Based on the risk factors, pain characteristics and physical examination findings, the ADD risk score was calculated to assess the probability of AD and recommended in the guidelines for AD. The ADD risk score ranged from 0–3 according to the number of variables in which at least one feature was present. Patients with ADD risk score ≥2 were suggested to be further assessed by CTA (14), but for patients with ADD risk score <2, which might be a large proportion of patients with chest pain, the value of ADD risk score was a limitation (15,16). In addition, the symptoms and physical findings varied among different patients (17). All these factors indicated that a risk score system only based on the elementary clinical conditions was insufficient to rule-in or rule-out AD patients, especially in the population of AD and NSTE-ACS.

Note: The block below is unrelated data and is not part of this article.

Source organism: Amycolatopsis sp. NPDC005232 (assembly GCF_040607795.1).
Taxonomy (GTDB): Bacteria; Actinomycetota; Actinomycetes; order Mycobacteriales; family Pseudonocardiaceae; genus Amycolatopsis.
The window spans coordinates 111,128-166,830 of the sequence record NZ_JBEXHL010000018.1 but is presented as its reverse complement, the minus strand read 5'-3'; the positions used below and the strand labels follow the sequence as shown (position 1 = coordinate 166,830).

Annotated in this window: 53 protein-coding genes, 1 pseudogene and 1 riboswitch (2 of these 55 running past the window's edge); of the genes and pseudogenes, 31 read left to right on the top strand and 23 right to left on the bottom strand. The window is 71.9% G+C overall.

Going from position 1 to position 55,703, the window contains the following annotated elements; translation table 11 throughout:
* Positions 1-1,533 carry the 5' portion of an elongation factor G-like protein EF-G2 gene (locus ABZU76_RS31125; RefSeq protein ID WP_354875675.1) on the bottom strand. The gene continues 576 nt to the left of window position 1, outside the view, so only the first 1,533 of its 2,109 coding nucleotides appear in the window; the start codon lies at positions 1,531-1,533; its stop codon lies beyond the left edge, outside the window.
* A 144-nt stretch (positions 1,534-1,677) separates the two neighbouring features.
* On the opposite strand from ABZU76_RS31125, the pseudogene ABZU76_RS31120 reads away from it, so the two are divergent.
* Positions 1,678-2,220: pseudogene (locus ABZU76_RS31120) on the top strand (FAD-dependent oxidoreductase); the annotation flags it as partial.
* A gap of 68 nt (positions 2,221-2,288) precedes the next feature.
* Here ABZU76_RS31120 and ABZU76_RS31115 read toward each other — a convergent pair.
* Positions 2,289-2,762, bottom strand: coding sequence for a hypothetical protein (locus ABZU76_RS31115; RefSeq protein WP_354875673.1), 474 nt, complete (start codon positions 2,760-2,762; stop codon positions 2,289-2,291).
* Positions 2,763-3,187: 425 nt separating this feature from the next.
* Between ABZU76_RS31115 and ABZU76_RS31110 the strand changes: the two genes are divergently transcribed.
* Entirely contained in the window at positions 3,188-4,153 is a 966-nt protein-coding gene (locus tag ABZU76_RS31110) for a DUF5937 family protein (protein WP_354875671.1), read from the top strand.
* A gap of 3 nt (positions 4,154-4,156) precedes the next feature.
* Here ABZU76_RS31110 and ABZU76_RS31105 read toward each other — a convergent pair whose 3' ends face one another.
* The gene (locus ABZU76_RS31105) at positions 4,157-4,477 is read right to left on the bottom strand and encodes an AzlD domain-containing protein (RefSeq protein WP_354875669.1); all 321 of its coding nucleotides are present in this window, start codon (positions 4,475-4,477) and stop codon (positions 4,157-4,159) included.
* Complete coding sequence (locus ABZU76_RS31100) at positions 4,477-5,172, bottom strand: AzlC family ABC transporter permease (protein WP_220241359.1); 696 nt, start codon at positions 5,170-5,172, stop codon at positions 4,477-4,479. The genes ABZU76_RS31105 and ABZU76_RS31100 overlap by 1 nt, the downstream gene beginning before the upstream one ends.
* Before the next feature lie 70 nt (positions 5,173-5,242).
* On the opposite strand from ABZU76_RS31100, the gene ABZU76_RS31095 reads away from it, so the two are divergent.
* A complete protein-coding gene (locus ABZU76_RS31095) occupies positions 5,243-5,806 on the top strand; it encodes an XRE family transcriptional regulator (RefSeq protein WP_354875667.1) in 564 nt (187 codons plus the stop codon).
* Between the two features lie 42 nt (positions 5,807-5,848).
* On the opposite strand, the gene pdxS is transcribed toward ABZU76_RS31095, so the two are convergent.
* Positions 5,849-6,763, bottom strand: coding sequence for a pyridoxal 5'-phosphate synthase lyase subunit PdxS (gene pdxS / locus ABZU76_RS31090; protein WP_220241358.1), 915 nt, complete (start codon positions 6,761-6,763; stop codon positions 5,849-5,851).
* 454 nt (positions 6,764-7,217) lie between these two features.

D-dimer is a thrombotic/fibrinolytic product and available bedside in the ED worldwide. Elevated D-dimer level is as an indicator of the endogenous fibrinolytic activity naturally counteracting the activation of the extrinsic pathway of the coagulation cascade (18). In patients with AD, the rupture of the intima of the aorta permits the blood to contact with the non-endothelialized tissue, which would activate the extrinsic pathway of the coagulation cascade and subsequent endogenous fibrinolytic system (19). Therefore, D-dimer levels is often elevated in patients with AD. Many studies have also shown the good performance of D-dimer in differentiating AD from other chest pain diseases (20-22). However, elevated D-dimer levels were also found in patients with NSTE-ACS due to the plaque instability in the coronary artery and subsequent activation of the extrinsic coagulation system and the endogenous fibrinolytic system (23). Although the levels of D-dimer were lower in patients of NSTE-ACS than in patients with AD, the predictive value of D-dimer was decreased in the population (24). In addition, normal range D-dimer was also found in patients with AD (25). All these factors would limit the value of D-dimer in differentiating AD from NSTE-ACS. Troponin is an effective tool in the diagnosis of NSTE-ACS, especially in patients with myocardial infarction. However, owing to the delayed rise in measurable cardiac troponin from the onset of symptoms, the value of conventional troponin is limited for early detection of NSTE-ACS. High-sensitivity troponin can be detected within 1 hour after the onset of chest pain, but the low specificity and availability limits its value in clinical practice (26).